25TH SUNDAY AFTER PENTECOST
HIEROMARTYR CLEMENT OF ROME
Ephesians 4:1-6, Hebrews 9:1-7
Luke 13:10-17, Luke 10:38-42, 11:27-28
Choir Director: Veronika
We welcome you to the Orthodox Church. Please feel at ease and free to participate in the singing. As a visitor you are welcome to come forward at the conclusion of the Divine Liturgy and venerate the Cross offered by the priest. Additionally you may receive the blessed bread (Antidoron) that is offered at that time. If you have questions or would like further information, the priest or one of the members of the parish will be pleased to help.
A word to our visitors on Holy Communion
The Orthodox Church does not practice open Communion. Therefore, only members of Canonical Orthodox Churches exercising jurisdiction in America may approach the Chalice for Holy Communion. The Orthodox do not regard Holy Communion solely as an act of personal piety, but also as an expression of union with the Orthodox Church’s faith, doctrine, and discipline. Orthodox visitors wishing to receive Holy Communion should make their intention known to the priest in advance — ask any member of the parish for help in relaying your intention to the priest. Orthodox Christians should prepare themselves to receive the Sacrament of Holy Communion through recent Confession, prayers of preparation for Holy Communion, and fasting (at minimum, from midnight before receiving).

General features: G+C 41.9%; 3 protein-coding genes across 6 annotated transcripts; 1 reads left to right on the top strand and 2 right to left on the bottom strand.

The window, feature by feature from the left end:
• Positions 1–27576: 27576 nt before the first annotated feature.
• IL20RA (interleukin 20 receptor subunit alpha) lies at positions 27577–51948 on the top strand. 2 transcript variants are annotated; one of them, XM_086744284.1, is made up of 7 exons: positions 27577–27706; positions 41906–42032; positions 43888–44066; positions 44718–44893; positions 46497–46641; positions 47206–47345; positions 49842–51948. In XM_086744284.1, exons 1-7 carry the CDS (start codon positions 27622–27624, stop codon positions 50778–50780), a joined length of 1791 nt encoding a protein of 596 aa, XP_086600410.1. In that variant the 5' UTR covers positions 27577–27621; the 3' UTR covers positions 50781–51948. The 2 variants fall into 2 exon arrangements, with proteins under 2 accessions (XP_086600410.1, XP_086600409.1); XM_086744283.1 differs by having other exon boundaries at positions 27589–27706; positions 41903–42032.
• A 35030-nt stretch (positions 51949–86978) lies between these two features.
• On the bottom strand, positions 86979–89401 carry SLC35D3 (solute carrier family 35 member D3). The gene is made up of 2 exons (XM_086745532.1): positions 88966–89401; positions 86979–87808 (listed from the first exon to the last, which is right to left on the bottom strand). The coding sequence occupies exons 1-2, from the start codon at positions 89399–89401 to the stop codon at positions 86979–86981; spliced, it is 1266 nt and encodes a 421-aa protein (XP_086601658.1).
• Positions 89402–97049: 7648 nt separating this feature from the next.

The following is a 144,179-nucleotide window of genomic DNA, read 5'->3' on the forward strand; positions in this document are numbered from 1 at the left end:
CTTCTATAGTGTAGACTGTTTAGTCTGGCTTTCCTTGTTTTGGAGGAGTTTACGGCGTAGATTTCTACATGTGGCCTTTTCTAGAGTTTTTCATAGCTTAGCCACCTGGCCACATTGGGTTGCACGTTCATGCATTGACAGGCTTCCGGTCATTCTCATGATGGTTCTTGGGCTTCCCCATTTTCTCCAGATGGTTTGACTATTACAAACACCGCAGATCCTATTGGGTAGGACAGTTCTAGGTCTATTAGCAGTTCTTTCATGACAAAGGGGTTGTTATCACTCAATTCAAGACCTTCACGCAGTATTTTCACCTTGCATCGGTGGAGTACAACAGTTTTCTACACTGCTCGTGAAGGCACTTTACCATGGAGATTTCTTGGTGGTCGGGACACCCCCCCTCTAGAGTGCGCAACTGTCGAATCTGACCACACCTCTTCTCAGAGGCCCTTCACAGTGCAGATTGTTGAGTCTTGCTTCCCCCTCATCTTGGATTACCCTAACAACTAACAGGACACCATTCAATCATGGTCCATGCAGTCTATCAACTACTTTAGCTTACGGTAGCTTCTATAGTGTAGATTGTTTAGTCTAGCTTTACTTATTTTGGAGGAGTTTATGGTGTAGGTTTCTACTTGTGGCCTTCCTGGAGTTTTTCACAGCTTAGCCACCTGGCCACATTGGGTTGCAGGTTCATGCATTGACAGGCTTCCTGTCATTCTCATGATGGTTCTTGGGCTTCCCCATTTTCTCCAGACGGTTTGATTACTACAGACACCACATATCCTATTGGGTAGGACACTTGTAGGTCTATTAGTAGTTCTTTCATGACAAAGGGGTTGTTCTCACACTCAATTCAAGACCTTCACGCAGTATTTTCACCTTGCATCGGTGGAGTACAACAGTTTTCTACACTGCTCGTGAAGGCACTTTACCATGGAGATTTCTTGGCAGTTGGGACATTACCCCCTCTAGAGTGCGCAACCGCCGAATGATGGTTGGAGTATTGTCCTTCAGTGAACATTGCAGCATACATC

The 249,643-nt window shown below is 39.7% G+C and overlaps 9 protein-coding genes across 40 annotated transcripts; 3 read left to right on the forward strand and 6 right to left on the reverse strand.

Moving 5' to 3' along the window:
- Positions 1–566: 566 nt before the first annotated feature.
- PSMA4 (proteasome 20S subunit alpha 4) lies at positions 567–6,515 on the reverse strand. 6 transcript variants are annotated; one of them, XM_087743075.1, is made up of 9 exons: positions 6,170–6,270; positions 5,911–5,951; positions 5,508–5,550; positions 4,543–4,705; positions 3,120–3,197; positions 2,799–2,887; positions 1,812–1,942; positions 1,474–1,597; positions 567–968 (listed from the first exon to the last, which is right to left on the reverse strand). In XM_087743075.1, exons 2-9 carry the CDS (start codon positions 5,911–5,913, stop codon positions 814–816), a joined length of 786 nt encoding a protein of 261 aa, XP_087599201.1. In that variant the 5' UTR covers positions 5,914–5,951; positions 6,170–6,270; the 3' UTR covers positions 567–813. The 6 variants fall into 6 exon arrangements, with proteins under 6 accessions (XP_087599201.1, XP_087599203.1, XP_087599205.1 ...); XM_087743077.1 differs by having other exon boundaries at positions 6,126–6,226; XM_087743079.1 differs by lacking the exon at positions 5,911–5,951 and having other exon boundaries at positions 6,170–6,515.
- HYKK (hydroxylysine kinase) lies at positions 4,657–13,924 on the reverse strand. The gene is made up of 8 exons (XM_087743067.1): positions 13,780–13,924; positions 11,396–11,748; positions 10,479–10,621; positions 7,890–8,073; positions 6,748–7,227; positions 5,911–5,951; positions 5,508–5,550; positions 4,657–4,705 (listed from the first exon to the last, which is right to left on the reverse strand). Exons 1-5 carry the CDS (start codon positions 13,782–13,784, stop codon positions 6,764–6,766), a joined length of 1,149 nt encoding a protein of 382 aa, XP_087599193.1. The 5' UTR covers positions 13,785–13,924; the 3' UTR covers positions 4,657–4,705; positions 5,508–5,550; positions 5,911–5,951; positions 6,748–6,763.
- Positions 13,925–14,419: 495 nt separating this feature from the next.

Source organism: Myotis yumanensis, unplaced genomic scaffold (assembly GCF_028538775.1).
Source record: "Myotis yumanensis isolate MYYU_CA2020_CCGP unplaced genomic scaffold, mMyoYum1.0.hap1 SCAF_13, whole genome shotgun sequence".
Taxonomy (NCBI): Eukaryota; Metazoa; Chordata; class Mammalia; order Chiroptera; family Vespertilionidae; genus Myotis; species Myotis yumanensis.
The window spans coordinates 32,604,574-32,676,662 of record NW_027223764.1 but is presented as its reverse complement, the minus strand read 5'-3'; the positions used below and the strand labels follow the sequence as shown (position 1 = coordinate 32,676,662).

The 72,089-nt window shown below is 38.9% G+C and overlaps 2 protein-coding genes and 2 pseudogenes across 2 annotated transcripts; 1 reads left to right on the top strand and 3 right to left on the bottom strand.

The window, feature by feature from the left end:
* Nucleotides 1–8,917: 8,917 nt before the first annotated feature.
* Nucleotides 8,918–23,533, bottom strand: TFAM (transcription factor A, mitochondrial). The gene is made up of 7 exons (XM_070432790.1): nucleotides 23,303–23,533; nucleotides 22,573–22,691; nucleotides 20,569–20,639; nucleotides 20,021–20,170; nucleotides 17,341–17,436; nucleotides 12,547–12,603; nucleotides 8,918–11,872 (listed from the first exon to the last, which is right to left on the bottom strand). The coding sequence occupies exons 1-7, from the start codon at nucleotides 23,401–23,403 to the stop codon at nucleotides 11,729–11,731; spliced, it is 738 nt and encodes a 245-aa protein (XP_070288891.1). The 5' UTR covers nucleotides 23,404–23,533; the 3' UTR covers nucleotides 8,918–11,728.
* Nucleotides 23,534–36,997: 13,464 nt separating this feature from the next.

“Whoever, therefore, eats the bread or drinks the cup of the Lord in a an unworthy manner will be guilty of profaning the body and blood of the Lord.” – I Corinthians 11:27
TROPARIA AND KONTAKIA
Troparion of the Feast – Tone 4